Rupee Internationalisation - by way of Brick Lane?

India’s central bank, the RBI, has long been wary of discussing or even admitting the existence of offshore Rupee transactions. Yet this year’s UK India Economic Financial Dialogue (EFD) made a significant breakthrough in that both countries supported the City of London and R5’s plans to create a Rupee Internationalisation Initiative in London.

The aim is to work closely with India to develop an offshore deliverable Rupee market in much the same way that CNH and CNY work for China. Of course an important collaborator and competitor in all these efforts to internationalise the Rupee is also Singapore.  Home to Masala bond issuance and a robust NDF market in rupees, Singapore must also be a centre to develop this emerging currency.  With Dubai as the all important third leg in an international strategy for INR well beyond Mumbai and the GIFT.

The first step is to encourage pooling of offshore Rupee to drive demand for more innovative financial products and to meet the need of investors seeking easier exposure to the Indian market.  That first step, and the next and so on will likely be slow. Insert old Indian saying here - but working together with India will ensure London can both teach and learn at the same time.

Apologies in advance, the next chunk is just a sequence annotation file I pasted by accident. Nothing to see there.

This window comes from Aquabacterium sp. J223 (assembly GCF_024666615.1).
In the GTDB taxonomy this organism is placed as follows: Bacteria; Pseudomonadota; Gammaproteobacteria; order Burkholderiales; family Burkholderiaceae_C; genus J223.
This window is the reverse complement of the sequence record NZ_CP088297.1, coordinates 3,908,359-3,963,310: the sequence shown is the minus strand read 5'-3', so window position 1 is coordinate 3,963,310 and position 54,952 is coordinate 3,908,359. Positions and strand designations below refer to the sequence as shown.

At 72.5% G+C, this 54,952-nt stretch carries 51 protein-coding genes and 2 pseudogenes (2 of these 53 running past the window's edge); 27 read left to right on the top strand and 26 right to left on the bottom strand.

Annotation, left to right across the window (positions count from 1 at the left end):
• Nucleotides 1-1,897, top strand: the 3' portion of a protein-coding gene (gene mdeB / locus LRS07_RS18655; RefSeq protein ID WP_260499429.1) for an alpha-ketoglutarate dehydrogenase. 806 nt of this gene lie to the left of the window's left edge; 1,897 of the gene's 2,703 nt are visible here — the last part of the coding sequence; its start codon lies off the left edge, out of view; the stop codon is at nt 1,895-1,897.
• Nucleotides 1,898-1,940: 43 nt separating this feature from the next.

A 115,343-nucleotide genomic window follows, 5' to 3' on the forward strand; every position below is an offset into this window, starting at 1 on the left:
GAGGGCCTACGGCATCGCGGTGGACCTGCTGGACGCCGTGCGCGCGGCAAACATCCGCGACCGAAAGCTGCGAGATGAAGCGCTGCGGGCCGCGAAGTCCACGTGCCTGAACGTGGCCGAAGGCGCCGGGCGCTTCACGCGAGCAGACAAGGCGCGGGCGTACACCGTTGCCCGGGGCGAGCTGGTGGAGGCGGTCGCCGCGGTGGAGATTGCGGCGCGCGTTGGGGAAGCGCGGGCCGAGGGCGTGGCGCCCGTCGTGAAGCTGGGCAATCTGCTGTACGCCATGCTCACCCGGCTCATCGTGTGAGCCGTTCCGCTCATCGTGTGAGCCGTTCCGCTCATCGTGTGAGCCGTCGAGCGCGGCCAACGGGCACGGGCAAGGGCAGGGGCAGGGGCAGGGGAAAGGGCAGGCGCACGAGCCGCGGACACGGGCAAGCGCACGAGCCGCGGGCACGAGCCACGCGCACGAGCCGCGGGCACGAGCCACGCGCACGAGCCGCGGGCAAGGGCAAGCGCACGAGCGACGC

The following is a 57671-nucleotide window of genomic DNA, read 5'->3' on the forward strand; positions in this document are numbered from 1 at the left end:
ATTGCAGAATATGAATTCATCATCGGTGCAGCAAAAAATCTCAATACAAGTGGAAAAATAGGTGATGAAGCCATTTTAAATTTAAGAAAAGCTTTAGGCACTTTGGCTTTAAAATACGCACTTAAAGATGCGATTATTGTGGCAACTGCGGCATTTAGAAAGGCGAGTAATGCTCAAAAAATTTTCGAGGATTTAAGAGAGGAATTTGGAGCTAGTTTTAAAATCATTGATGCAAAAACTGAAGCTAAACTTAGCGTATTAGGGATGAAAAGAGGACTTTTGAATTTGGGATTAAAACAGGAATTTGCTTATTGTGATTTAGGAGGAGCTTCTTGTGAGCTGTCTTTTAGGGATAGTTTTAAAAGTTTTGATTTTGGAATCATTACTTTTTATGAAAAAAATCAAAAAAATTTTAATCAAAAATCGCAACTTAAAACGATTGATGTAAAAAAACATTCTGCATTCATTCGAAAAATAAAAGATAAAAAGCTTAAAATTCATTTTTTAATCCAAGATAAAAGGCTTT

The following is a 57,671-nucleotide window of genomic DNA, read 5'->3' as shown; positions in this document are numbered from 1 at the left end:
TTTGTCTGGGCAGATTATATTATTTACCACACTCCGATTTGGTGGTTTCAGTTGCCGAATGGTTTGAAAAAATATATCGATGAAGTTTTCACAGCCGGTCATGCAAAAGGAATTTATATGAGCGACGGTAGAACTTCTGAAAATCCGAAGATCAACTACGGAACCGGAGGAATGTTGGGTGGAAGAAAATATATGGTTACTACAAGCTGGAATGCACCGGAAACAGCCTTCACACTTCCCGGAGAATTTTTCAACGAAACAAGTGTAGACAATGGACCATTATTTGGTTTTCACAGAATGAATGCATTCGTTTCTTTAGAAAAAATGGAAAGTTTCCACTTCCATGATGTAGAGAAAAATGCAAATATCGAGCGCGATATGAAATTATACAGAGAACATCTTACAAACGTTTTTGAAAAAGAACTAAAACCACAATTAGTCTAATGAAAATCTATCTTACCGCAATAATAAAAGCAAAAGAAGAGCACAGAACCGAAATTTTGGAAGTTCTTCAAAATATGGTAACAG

London is home to 80% of the world’s Masala bonds
London is home to 80% of the world’s Masala bonds

London is home to 80% of the world’s Masala bonds  (the rupee denominated bonds listed offshore) and is where HDFC issued the world’s largest Masala bond in March. Not only is this good for London and issuers like HDFC, it is also a good draft for the much bigger job of the internationalisation of the Rupee overall. 

This is all hot on the heels of the Features and trends of NDF markets for emerging economy currencies study from the City of London last year.

R5 was invited to be in attendance in Mumbai at the presentation of this report for the RBI. Now unclassified it is available and contains some very useful data. Written by the Indira Gandhi Institute of Development Research (IGIDR) and commissioned by the City of London, this report highlights the significance of the rupee-denominated NDF markets. It utilises multiple sources to demonstrate the sizeable offshore pools of rupees which is almost equal the onshore ADV. At the time of writing the UK elections had just put the gas on post BREXIT Indian relations so the thought of a London Deliverable Rupee market may not be so crazy after all.